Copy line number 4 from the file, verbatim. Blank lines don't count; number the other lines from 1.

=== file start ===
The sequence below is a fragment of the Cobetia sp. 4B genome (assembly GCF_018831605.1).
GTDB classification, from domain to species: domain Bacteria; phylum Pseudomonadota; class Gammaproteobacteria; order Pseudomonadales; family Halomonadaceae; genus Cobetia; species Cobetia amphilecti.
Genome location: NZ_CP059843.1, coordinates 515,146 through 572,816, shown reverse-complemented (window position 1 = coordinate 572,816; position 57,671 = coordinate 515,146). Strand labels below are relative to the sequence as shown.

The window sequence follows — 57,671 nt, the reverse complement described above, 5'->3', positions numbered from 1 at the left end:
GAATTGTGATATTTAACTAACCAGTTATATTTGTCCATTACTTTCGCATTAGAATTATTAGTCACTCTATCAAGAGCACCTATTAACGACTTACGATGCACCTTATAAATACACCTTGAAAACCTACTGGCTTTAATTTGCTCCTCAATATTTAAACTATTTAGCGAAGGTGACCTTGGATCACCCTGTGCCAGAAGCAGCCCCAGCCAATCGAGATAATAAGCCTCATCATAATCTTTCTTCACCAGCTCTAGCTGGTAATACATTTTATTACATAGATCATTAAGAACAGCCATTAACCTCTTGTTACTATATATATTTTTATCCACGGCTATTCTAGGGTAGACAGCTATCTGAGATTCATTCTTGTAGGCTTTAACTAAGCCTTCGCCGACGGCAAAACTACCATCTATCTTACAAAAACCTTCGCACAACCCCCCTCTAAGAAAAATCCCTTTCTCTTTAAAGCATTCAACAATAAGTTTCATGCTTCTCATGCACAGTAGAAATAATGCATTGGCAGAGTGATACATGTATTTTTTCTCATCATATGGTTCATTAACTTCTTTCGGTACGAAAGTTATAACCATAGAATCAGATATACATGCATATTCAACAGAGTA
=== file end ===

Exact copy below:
The window sequence follows — 57,671 nt, the reverse complement described above, 5'->3', positions numbered from 1 at the left end: